I became an engineer because it was hot trend ten years ago. I joined top MNC and started developing telecom software. It was a good life, but I was not satisfied with my work. My company promoted me as a technical leader but excel sheets sucked the life out of me.
Life was suffocating like never before. I decided to jump the wall and resigned to start my company.
I co-founded startup with my friend to solve pain points of schools. We developed lightweight SaaS ERP system to streamline school communication with parents & faculty. Our long-term goals were to collect student behavior data, analyze using big data technology and prepare meaningful reports for parents. Well, these plans were just on papers but we wanted to fly high.
We started selling our product; that was a cloud-based solution for managing daily operations of the school. In just three months after launch, we had 5-7 schools including two paying customers.
Hurdles on the Road
We stuck there; we were not able to achieve further growth despite having a good pipeline of customers. I think there were two major reasons. First, sales sucked a lot of blood, and we were not professional salesmen. Second, my co-founder wanted quick results by tapping big clients so his focus shifted to collaborating with political influencers.
Living on the edge
There were few more twists & turns. We were running out of money, and we failed to pivot fast enough. We were directionless without any mentor. Both co-founders were running on different paths. The end result was painful; we lost the battle, which could have won. We shut down our business before even celebrating the first anniversary.
Depression, frustration but I bounced back
I lost my savings in my first venture. I lost my confidence. I had seen many failures in past. I knew how to bounce back. My co-founder joined a job, but I was determined to stay in startups.
I started attending startup events and meeting startup enthusiasts. I happen to meet with Sameer, the founder of The Morpheus accelerator known as Y-combinator of India.
I sold my startup story to him. I convinced him that I was serious about joining another startup. He connected me with his portfolio companies. I had talked to many founders before I joined one of the company as a co-founder.
I was happy that we were developing mobile app for Science students in India. We were making science learning fun exercise by converting science concepts into word games like Anagram & Crosswords. I learned digital marketing, content writing, integral education and a lot of life lessons from my co-founder & Morpheus Gang members.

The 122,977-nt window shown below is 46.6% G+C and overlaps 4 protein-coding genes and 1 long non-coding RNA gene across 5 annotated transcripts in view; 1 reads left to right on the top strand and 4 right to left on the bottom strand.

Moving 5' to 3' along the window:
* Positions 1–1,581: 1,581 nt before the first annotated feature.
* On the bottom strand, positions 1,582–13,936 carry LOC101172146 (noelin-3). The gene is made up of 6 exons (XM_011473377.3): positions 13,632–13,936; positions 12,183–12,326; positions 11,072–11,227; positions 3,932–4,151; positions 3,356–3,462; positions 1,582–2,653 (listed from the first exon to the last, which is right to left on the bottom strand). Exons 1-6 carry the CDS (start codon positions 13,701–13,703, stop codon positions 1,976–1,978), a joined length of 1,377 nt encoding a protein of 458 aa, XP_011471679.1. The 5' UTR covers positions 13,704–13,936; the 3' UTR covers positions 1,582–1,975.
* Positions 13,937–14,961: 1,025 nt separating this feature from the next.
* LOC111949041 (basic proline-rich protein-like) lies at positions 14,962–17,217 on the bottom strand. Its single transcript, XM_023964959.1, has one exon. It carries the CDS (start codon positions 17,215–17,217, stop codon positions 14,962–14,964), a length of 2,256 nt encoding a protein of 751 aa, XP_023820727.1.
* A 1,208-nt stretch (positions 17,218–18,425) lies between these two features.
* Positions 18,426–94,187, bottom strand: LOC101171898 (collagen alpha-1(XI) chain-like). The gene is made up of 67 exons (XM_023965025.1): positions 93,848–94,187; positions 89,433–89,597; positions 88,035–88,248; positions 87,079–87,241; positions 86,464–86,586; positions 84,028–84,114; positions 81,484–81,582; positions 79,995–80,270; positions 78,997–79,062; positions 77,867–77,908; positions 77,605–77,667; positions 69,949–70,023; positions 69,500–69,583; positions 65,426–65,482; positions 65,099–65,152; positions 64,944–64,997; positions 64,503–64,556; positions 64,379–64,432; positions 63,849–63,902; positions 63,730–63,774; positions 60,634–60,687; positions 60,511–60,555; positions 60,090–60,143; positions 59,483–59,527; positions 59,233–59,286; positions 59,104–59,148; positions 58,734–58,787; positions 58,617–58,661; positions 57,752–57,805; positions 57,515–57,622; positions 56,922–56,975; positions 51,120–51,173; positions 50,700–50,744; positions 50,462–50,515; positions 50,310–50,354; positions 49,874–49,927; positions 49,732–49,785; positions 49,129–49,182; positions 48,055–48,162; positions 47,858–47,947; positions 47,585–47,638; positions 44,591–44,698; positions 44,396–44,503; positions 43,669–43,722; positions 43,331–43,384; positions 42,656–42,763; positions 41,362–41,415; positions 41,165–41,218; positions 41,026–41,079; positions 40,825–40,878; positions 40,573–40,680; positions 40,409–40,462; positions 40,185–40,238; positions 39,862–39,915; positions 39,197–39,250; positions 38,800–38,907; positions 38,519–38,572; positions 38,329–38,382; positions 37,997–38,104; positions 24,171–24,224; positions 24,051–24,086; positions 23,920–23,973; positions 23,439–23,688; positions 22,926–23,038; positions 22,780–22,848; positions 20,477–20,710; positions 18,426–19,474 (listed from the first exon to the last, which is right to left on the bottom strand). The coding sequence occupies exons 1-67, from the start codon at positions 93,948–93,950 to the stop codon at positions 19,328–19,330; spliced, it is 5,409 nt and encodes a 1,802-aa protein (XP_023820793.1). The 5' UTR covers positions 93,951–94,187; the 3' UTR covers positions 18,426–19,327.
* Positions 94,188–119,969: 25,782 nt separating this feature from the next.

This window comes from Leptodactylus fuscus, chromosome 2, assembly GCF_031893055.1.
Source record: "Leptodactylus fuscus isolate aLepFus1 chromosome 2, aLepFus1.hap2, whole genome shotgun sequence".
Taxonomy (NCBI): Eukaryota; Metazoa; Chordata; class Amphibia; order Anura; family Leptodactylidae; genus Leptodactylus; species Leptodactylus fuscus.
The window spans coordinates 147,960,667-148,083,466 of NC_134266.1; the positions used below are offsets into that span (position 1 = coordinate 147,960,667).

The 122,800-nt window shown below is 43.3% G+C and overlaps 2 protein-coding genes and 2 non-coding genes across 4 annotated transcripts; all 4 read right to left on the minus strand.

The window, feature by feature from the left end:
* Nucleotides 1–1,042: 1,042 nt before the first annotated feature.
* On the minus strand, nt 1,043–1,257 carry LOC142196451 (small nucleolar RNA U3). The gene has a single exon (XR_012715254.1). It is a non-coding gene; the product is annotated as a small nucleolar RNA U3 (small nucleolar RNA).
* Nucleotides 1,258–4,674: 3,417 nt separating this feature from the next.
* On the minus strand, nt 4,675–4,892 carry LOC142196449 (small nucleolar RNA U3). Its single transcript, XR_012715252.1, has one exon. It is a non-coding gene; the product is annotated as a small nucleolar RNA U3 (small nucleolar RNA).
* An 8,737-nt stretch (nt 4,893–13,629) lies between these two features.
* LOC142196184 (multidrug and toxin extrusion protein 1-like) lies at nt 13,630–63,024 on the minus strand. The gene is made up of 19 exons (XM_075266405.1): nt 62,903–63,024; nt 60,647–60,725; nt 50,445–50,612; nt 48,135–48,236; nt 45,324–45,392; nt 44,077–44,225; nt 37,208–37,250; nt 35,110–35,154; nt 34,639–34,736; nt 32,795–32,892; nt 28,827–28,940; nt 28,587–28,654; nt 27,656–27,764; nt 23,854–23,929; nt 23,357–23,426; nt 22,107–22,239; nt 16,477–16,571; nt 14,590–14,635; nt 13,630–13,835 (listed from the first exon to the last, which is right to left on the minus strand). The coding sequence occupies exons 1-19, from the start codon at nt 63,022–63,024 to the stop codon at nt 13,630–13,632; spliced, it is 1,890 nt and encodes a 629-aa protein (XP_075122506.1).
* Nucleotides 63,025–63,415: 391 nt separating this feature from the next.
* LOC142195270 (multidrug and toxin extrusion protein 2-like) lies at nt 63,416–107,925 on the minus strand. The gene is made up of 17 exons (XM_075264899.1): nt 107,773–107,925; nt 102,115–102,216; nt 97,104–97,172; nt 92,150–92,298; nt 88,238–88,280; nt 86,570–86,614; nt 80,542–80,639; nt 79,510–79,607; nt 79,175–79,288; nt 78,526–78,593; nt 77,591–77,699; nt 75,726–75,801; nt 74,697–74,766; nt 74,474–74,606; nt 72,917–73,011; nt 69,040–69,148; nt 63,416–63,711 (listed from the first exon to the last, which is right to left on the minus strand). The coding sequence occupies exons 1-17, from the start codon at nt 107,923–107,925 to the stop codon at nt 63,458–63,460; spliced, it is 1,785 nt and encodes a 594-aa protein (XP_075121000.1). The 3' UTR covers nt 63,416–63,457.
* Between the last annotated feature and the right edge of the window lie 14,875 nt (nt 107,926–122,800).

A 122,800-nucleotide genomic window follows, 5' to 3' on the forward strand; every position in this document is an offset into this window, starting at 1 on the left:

We hit targets of app download that investors wanted to see. We were a strong team with experience in product development, marketing, and execution, but we were not able to monetize our app. A lot of other mobile startups struggle for monetization in India.
One way of hyper growth & monetization was to position our product that can help in getting more marks in exams. But that was against our vision. We had pitched to a couple of VCs before we decided to stop working on app development and find something else to pursue our passions.
Shutdown but not failed
I was not depressed or frustrated this time. I was happy that we helped so many students by our mobile app. I learned life lessons from my team, investors and mentors. The mobile app was just an expression of what we wanted to achieve; education startup is still alive within us.
My co-founder joined integral education school as a facilitator. I found my passion in writing & marketing. One of my love is to learn finance. I love to read topics like banking, stocks, taxation, credit cards and loans. I started investing in stocks soon after getting my first job. Since then I am learning value investing. I have learned about financial planning, and my friends come to me for advice.
I found my true self
Recently, I have started a personal finance blog, CashOverflow. I am learning finance, writing & marketing through my blog. I have some software ideas in mind to simplify finance management that I will implement and launch.
I earn little by writing about entrepreneurship & finance for some clients, but that is sufficient for sustaining my life. I am happy to call myself freelance writer & marketer. I am one of few lucky people who get a chance to work on what they love.
I would love to listen from you about your experience in startups.
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